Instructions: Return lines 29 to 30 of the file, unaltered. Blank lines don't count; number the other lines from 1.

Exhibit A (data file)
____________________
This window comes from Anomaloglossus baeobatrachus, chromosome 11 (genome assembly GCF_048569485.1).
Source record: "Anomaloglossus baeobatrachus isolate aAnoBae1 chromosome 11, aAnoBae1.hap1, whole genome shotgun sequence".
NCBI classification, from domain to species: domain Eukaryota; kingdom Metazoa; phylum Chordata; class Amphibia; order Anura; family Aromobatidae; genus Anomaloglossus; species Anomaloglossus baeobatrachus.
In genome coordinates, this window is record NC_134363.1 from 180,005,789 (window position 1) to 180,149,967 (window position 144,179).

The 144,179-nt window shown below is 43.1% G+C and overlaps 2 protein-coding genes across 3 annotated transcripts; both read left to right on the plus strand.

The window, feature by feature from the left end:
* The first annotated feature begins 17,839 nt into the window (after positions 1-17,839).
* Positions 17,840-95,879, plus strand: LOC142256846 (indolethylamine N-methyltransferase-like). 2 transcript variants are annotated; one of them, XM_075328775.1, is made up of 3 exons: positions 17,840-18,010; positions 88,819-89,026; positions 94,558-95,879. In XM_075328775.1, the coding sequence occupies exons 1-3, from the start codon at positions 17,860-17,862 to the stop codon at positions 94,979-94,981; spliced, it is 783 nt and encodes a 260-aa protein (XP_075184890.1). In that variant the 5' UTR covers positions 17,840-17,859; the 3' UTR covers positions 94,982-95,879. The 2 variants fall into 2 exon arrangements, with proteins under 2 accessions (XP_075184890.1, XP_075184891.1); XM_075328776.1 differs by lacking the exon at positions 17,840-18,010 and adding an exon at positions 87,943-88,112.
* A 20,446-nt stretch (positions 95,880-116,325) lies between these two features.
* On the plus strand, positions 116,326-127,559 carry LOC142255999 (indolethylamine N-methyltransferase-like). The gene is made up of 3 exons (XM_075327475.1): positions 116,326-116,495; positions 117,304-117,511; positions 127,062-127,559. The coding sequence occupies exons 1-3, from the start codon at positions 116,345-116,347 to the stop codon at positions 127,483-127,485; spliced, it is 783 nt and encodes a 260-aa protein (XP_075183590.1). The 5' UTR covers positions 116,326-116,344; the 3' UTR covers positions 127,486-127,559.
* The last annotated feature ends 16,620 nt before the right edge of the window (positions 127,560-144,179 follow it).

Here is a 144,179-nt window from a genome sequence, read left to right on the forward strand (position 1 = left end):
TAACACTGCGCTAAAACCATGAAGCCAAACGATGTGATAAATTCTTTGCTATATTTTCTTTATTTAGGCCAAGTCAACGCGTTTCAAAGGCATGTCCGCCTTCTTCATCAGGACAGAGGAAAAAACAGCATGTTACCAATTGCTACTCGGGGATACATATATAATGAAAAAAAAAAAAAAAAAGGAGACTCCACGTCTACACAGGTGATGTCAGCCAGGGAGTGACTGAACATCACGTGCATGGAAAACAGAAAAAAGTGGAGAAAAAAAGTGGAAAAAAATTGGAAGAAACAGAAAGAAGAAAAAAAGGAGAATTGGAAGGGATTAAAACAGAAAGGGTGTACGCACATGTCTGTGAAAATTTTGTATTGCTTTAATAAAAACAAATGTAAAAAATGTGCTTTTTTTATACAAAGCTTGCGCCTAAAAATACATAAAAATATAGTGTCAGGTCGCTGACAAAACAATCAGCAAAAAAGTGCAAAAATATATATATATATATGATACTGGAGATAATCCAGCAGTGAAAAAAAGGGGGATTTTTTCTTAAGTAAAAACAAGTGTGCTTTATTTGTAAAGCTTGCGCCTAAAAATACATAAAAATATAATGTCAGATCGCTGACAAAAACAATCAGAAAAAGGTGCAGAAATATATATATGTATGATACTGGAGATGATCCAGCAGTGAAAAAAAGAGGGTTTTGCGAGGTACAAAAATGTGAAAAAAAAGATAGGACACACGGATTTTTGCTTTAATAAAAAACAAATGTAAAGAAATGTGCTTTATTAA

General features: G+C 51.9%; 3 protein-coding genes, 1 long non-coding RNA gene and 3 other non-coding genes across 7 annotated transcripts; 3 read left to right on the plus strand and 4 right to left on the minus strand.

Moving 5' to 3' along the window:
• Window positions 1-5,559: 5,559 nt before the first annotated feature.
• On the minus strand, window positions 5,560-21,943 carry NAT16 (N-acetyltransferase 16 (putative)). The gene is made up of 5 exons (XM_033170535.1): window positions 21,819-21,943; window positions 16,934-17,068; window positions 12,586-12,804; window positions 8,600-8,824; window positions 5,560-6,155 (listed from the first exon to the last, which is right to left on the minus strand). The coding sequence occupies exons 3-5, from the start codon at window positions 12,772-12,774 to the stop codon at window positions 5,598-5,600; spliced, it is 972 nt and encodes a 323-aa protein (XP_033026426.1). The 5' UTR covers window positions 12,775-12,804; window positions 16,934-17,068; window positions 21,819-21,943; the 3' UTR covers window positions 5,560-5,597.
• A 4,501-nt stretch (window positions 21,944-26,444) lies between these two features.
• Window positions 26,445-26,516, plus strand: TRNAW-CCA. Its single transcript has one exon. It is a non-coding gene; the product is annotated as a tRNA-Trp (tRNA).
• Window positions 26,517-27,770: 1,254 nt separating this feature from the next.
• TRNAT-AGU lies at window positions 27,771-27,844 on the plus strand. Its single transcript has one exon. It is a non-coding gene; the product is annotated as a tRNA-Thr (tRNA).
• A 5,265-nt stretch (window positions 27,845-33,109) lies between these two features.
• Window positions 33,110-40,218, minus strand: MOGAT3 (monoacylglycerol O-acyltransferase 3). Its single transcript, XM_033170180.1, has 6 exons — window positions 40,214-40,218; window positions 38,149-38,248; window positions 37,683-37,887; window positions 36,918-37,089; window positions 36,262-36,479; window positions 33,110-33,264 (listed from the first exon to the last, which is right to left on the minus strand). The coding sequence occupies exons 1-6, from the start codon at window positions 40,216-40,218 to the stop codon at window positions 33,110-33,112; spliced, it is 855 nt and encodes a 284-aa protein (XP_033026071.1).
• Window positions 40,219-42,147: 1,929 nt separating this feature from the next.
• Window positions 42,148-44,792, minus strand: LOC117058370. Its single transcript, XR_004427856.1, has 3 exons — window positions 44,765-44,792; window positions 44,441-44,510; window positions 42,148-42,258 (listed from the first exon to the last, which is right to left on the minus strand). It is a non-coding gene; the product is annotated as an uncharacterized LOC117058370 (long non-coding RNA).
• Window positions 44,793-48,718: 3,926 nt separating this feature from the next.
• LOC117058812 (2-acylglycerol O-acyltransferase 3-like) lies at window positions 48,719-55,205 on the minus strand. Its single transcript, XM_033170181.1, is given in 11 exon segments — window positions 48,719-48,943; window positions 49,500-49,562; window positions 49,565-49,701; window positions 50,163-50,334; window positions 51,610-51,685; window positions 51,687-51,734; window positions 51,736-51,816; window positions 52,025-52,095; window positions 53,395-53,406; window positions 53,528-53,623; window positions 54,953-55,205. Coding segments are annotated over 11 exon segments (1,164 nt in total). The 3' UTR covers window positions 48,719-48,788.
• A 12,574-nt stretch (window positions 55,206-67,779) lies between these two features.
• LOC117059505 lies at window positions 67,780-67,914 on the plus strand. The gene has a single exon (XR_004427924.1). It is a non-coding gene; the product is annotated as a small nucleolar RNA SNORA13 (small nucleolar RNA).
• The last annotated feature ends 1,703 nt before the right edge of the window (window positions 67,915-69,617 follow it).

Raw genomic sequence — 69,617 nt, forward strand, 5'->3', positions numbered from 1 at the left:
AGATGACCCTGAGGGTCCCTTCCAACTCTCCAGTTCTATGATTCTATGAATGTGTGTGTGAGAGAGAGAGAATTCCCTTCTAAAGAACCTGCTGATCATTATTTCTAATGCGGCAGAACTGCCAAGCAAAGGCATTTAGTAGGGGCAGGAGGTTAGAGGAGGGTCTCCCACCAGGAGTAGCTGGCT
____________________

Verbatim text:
• LOC117059505 lies at window positions 67,780-67,914 on the plus strand. The gene has a single exon (XR_004427924.1). It is a non-coding gene; the product is annotated as a small nucleolar RNA SNORA13 (small nucleolar RNA).
• The last annotated feature ends 1,703 nt before the right edge of the window (window positions 67,915-69,617 follow it).